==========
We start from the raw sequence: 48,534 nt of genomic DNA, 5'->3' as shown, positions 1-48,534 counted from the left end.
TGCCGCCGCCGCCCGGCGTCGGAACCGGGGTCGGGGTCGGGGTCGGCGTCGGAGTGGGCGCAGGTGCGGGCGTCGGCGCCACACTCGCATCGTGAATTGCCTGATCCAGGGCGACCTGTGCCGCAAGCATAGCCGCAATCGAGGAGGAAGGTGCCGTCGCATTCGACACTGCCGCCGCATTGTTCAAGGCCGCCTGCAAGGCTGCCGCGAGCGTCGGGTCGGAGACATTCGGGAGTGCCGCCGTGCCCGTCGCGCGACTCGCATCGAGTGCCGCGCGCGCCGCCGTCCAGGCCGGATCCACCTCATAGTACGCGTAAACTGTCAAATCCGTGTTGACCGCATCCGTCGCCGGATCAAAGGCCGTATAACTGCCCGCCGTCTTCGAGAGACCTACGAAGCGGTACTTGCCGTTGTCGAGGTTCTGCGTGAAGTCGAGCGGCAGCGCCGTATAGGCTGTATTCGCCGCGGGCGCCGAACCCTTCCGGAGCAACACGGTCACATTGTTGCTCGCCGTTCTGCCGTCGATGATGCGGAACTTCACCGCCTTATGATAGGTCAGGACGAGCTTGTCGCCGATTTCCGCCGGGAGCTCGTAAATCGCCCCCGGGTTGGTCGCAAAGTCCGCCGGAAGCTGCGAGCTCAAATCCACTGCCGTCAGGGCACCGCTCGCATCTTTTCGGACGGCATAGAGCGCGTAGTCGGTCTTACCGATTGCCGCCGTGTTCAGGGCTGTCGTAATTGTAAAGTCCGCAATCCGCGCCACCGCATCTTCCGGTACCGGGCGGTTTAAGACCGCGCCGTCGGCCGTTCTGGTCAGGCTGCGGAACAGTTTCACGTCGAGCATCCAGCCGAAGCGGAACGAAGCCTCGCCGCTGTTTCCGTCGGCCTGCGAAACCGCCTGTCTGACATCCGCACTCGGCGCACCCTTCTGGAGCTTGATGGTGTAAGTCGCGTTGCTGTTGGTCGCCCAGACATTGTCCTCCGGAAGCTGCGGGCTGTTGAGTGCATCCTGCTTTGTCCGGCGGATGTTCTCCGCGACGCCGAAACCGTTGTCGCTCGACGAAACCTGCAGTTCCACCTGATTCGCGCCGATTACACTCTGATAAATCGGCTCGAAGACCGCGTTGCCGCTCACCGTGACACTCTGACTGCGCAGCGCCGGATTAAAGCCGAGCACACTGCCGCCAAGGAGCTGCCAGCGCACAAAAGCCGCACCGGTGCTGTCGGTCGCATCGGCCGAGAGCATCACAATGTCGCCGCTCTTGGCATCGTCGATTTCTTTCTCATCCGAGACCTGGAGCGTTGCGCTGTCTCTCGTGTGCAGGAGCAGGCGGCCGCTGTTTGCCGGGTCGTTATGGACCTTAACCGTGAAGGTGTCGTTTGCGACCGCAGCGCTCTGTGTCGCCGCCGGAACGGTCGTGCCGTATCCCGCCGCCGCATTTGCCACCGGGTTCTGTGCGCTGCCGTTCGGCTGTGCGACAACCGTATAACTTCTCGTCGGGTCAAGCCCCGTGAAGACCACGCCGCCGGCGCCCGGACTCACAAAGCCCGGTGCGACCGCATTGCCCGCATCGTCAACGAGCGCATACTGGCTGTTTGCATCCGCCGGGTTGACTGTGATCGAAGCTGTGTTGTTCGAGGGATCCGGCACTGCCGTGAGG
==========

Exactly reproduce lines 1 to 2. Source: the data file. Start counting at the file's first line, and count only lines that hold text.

We start from the raw sequence: 48,534 nt of genomic DNA, 5'->3' as shown, positions 1-48,534 counted from the left end.
TGCCGCCGCCGCCCGGCGTCGGAACCGGGGTCGGGGTCGGGGTCGGCGTCGGAGTGGGCGCAGGTGCGGGCGTCGGCGCCACACTCGCATCGTGAATTGCCTGATCCAGGGCGACCTGTGCCGCAAGCATAGCCGCAATCGAGGAGGAAGGTGCCGTCGCATTCGACACTGCCGCCGCATTGTTCAAGGCCGCCTGCAAGGCTGCCGCGAGCGTCGGGTCGGAGACATTCGGGAGTGCCGCCGTGCCCGTCGCGCGACTCGCATCGAGTGCCGCGCGCGCCGCCGTCCAGGCCGGATCCACCTCATAGTACGCGTAAACTGTCAAATCCGTGTTGACCGCATCCGTCGCCGGATCAAAGGCCGTATAACTGCCCGCCGTCTTCGAGAGACCTACGAAGCGGTACTTGCCGTTGTCGAGGTTCTGCGTGAAGTCGAGCGGCAGCGCCGTATAGGCTGTATTCGCCGCGGGCGCCGAACCCTTCCGGAGCAACACGGTCACATTGTTGCTCGCCGTTCTGCCGTCGATGATGCGGAACTTCACCGCCTTATGATAGGTCAGGACGAGCTTGTCGCCGATTTCCGCCGGGAGCTCGTAAATCGCCCCCGGGTTGGTCGCAAAGTCCGCCGGAAGCTGCGAGCTCAAATCCACTGCCGTCAGGGCACCGCTCGCATCTTTTCGGACGGCATAGAGCGCGTAGTCGGTCTTACCGATTGCCGCCGTGTTCAGGGCTGTCGTAATTGTAAAGTCCGCAATCCGCGCCACCGCATCTTCCGGTACCGGGCGGTTTAAGACCGCGCCGTCGGCCGTTCTGGTCAGGCTGCGGAACAGTTTCACGTCGAGCATCCAGCCGAAGCGGAACGAAGCCTCGCCGCTGTTTCCGTCGGCCTGCGAAACCGCCTGTCTGACATCCGCACTCGGCGCACCCTTCTGGAGCTTGATGGTGTAAGTCGCGTTGCTGTTGGTCGCCCAGACATTGTCCTCCGGAAGCTGCGGGCTGTTGAGTGCATCCTGCTTTGTCCGGCGGATGTTCTCCGCGACGCCGAAACCGTTGTCGCTCGACGAAACCTGCAGTTCCACCTGATTCGCGCCGATTACACTCTGATAAATCGGCTCGAAGACCGCGTTGCCGCTCACCGTGACACTCTGACTGCGCAGCGCCGGATTAAAGCCGAGCACACTGCCGCCAAGGAGCTGCCAGCGCACAAAAGCCGCACCGGTGCTGTCGGTCGCATCGGCCGAGAGCATCACAATGTCGCCGCTCTTGGCATCGTCGATTTCTTTCTCATCCGAGACCTGGAGCGTTGCGCTGTCTCTCGTGTGCAGGAGCAGGCGGCCGCTGTTTGCCGGGTCGTTATGGACCTTAACCGTGAAGGTGTCGTTTGCGACCGCAGCGCTCTGTGTCGCCGCCGGAACGGTCGTGCCGTATCCCGCCGCCGCATTTGCCACCGGGTTCTGTGCGCTGCCGTTCGGCTGTGCGACAACCGTATAACTTCTCGTCGGGTCAAGCCCCGTGAAGACCACGCCGCCGGCGCCCGGACTCACAAAGCCCGGTGCGACCGCATTGCCCGCATCGTCAACGAGCGCATACTGGCTGTTTGCATCCGCCGGGTTGACTGTGATCGAAGCTGTGTTGTTCGAGGGATCCGGCACTGCCGTGAGG